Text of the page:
Ruby on Rails stores all Active Record migrations in the db/migrate folder. New migrations are generated with a simple command:

bin/rails generate migration NameForMigration

This generates the following no-op migration file to fill in:

class NameForMigration < ActiveRecord::Migration[6.1]
  def change

In addition to no-op migrations, Rails can auto-generate simple migrations (e.g. adding columns or foreign keys) simply by augmenting the basic command and following the established conventions for naming. A command might look like this:

bin/rails generate migration AddColumnsToTable column1:string column2:decimal

Which produces this migration file:

class AddColumnsToTable < ActiveRecord::Migration[6.1]
  def change
    add_column :table, :column1, :string
    add_column :table, :column2, :decimal

For such migrations, Rails will auto-magically know how to handle both the apply and rollback steps. However, for more complex migrations, human intervention is needed. When filling in the no-op file by hand, Rails will only know how to apply or rollback a migration if both directions are implemented. This can be done using the reversible feature documented here, but I prefer to switch out the default change method for up and down instead.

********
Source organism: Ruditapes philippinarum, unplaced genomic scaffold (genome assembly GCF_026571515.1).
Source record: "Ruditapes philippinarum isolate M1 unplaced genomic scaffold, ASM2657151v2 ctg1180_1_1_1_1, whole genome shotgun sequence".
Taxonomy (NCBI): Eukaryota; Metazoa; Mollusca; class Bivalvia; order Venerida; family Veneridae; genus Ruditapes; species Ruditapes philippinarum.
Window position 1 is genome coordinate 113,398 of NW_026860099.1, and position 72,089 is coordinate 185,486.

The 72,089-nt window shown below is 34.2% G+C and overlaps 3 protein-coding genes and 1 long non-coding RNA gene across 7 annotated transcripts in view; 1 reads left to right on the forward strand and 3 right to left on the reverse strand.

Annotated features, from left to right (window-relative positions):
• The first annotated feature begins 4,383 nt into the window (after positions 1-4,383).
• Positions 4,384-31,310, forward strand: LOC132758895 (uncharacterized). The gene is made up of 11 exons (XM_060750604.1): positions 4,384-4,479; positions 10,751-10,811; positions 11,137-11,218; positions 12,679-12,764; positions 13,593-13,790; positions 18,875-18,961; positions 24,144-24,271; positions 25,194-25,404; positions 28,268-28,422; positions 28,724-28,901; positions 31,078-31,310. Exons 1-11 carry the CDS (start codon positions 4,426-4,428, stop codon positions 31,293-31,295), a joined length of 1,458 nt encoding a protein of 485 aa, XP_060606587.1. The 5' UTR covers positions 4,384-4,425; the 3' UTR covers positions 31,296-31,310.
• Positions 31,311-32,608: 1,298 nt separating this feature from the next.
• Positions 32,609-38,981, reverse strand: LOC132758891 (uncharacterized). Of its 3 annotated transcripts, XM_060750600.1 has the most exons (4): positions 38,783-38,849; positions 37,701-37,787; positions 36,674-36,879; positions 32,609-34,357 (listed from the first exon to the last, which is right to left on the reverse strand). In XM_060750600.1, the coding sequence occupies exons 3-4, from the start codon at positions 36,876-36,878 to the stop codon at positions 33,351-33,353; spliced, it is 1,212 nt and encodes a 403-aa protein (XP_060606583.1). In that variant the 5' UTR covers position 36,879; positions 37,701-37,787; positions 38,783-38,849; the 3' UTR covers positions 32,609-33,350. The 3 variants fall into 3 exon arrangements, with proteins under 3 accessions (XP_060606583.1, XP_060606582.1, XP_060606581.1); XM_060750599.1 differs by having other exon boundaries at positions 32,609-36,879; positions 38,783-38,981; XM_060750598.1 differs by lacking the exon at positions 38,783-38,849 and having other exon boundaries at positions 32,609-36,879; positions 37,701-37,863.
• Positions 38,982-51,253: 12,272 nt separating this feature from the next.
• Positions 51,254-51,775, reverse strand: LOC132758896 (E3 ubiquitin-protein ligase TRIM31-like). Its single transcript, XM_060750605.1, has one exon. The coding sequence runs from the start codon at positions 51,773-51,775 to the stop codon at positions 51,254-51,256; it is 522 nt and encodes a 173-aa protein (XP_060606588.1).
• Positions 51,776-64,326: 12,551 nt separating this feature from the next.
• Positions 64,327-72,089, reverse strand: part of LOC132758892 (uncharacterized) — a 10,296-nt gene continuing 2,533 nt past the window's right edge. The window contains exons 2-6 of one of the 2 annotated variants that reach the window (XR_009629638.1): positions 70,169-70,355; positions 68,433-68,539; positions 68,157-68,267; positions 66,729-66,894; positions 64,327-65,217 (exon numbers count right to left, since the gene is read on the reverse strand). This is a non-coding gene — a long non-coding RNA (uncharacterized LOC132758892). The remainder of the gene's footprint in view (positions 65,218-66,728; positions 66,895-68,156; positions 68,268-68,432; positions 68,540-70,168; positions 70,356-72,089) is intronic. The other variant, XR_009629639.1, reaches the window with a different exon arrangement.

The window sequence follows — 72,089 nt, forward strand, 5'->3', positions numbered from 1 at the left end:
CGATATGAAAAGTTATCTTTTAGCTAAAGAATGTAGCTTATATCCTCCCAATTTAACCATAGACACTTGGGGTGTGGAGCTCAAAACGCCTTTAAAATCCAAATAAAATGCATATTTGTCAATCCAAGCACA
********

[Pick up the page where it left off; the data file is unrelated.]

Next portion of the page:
Why bother implementing the rollback?

Rollbacks aren't used often, but they're great for emergencies. If a code upgrade that requires a database migration is pushed to production and that code upgrade is later found to be buggy, it may need to be reverted. To do this and preserve compatibility between the codebase and the database, the database will need the appropriate migration to be rolled back as well. In these cases, having a working bi-directional migration file already written can help minimize the downtime.


Imagine a table with a zip_code column that is an integer when it should be a string. This kind of migration is too complex for Ruby to auto-generate. Instead, use up and down like this:

class ChangeZipCodeForTable < ActiveRecord::Migration[6.1]
  def up
    change_column :table, :zip_code, :string, using: "LPAD(code::VARCHAR, 5, '0')"

  def down
    change_column :table, :zip_code, :integer, using: "code::INTEGER"

And that's it! Pretty simple, right?

Oh, and don't forget to test the rollback step before submitting the PR:

bin/rails db:rollback